QKD just provides a key to both sides; how do we use this key to protect the message (which is, after all, the entire point of this exercise)?

If you plan to use them to encrypt your data with AES, then you're again making a computational assumption, and you lost again this nice perfect privacy QKD was promised to come with. So, here again, you are not paying the price of QKD to get perfect security, but only to gain the ability to rely on post-quantum symmetric assumption (e.g. "AES is secure against quantum computers") instead of public-key assumption. And, remember, one of our alternatives already relied only on this symmetric assumption.

On the other hand, if you use the QKD-generated key stream to directly encrypt the data (with an informationally-secure MAC, one would hope), then we run into the next problem - QKD systems are not that fast. Now, they have been getting faster over time, and given that performance is an engineering problem, not a physics-based limitation, it seems plausible that the speed up will continue over time. However, the speed they go right now is far slower than how fast real networks run - this is a significant performance bottleneck.

Cost

Right now, QKD systems are expensive (the cost has been going down; however they're still pricy). In contrast, the alternative solutions can be implemented on standard hardware cheaply.

Bottom line: the alternatives are as good or better on all points.

[1]: A third alternative that I chose not to expand on would be "one-time-pad". I believe that is also impractical; however it may bear comparing to an OTP...

[2]: Quantum entanglement has been demonstrated as a proof-of-concept between ground and a satellite, however there's a long way to go between what they have and a practical usable system.

[3]: "Stronger" means "we have to assume more". In this instance, "stronger" is a bad thing - we want our security assumptions to be a weak as possible.

$\endgroup$
14
  • 1
    $\begingroup$ While I agree that QKD is rarely (if ever) the appropriate solution, I would disagree that the requirement for authentication is the technically difficult point. As the Paterson et al paper states, a Carter-Wegman MAC is informationally secure (given a short initial shared seed) for a single message, and you can use some of the QKD generated bits to generate MAC keys for later messages (and yes, practical QKD systems do this). This leaves the requirement to have an initial seed; since these are physical boxes, shipping pairs of devices with the same initial seed is not impractical. $\endgroup$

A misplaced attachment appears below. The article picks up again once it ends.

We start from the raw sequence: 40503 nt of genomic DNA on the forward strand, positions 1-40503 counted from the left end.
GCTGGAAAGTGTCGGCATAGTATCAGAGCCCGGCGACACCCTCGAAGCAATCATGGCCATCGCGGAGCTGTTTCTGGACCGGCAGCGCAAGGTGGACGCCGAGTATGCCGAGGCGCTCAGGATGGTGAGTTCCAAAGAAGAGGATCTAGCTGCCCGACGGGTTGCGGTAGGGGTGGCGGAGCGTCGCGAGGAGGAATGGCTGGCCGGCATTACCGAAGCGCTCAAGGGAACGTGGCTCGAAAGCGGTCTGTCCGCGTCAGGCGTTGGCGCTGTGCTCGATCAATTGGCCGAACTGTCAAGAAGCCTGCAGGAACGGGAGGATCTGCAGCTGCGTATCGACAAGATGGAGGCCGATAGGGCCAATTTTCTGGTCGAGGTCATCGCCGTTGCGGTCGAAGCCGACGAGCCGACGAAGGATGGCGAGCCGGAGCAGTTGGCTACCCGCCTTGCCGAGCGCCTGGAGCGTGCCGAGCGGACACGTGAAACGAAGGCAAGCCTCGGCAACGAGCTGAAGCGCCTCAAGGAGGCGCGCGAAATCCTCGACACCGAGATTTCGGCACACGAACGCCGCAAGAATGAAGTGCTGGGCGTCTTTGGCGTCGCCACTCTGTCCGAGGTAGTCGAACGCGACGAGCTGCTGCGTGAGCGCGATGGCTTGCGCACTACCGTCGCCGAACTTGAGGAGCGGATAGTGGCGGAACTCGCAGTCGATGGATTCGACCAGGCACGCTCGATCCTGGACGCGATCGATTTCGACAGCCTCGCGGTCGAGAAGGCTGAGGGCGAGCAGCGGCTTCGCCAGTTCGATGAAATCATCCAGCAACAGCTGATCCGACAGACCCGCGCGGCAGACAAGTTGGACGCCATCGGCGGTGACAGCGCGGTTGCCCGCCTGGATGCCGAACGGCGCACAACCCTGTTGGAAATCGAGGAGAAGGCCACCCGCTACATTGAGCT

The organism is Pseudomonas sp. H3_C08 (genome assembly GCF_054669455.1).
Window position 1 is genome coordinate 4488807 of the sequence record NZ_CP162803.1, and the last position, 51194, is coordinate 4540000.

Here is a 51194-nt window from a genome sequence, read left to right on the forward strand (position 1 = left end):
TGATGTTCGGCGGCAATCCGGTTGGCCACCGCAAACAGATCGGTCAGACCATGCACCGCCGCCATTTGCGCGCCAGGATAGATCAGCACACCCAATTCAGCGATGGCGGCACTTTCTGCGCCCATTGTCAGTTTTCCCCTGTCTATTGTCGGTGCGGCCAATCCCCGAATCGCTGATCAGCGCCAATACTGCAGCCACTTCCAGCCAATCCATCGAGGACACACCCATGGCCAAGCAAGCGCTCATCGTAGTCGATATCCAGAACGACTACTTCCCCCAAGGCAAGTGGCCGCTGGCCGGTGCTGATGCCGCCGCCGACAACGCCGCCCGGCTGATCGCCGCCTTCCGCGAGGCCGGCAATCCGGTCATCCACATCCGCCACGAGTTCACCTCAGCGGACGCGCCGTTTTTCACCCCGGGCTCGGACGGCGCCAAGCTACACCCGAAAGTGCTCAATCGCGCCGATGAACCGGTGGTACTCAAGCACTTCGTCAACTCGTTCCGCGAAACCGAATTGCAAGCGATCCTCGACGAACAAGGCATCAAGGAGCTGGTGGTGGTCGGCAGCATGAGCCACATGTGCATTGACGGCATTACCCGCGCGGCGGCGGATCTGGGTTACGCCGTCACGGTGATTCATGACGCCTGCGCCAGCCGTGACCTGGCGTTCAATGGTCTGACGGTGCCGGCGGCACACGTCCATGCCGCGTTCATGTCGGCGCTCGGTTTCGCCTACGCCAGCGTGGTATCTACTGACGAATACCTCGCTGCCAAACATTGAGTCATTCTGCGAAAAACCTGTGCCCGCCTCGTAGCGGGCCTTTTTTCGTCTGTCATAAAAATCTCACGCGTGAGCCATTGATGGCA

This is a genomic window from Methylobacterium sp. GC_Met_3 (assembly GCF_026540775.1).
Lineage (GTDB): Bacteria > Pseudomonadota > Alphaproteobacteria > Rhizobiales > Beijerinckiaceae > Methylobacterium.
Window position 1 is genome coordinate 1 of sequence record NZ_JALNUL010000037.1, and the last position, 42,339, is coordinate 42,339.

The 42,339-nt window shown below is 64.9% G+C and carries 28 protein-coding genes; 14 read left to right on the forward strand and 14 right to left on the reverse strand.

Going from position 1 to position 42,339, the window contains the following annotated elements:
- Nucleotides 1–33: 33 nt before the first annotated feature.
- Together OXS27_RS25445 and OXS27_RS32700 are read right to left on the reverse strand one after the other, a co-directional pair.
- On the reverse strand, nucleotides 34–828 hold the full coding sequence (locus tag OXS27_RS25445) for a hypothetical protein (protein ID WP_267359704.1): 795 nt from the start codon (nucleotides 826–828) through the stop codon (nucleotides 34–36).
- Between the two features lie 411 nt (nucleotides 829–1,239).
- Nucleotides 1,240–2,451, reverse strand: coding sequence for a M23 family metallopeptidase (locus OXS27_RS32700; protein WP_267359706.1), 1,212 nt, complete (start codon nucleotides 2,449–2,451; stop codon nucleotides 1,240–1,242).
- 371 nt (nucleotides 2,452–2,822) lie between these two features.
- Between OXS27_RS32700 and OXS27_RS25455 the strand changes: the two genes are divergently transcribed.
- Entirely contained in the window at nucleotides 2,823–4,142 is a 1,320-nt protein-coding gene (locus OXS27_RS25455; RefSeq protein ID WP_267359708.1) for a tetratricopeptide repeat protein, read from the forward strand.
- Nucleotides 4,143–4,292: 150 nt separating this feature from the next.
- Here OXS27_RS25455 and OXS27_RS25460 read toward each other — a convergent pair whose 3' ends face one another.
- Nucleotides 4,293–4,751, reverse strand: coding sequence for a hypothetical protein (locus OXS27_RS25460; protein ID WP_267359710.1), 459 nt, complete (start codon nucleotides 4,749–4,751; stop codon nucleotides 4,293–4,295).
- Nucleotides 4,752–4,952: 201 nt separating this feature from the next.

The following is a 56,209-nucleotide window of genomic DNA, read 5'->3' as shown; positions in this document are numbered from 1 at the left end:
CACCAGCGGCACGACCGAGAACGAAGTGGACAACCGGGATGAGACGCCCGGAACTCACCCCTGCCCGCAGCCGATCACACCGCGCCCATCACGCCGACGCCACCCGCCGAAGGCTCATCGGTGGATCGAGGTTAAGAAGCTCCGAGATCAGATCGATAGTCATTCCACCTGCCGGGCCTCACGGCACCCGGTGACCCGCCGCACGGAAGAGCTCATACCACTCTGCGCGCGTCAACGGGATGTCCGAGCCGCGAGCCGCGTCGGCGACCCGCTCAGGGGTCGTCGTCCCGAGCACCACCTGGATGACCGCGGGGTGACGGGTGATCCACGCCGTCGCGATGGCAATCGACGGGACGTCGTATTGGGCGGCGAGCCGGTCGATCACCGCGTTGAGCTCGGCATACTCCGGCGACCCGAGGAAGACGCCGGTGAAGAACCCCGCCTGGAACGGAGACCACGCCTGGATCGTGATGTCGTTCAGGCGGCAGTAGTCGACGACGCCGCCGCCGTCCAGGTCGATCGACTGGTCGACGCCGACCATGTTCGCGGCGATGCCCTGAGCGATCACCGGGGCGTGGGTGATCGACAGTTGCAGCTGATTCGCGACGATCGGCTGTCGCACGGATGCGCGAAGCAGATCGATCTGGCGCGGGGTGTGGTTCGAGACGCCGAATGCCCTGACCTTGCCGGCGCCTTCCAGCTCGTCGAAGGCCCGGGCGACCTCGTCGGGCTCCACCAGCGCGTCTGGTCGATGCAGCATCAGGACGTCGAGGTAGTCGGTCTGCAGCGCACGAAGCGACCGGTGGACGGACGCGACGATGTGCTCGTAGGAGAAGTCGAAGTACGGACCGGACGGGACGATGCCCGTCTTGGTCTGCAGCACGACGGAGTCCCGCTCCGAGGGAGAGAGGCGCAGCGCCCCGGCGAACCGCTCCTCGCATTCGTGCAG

– poncho
    Sep 1 at 16:47
  • 2
    $\begingroup$ I did not say that it is hard, I say it uses computational assumptions in any realistic implementation. How do you intend to pre share these necessary short seeds? If you have a secure way to do that, why not use this instead of QKD? $\endgroup$ Sep 1 at 17:25
  • 1
    $\begingroup$ and yes, I know you can "ship physical boxes". But (1) does this really scale? and (2) is this really ever mentioned when people sell you QKD? This is the point I am trying to make here. $\endgroup$ Sep 1 at 17:27
  • 2
    $\begingroup$ (what I mean above is that I'd be fine if various people modify this answer heavily to make it something we can commonly agree on, and make it a community wiki answer, since OP is asking for a canonical answer) $\endgroup$ Sep 1 at 17:39
  • 2
    $\begingroup$ OTPs are useless in practice for almost all cases, and for the same reasons as QKD. The overhead of sharing and managing massive amounts of key material is ridiculously expensive for no practical confidentiality gain. And the confidentiality loss if any part of the keystream gets re-used makes them less secure than something like AES-GCM-SIV or ChaCha20-DAENCE. $\endgroup$ Sep 2 at 3:30
6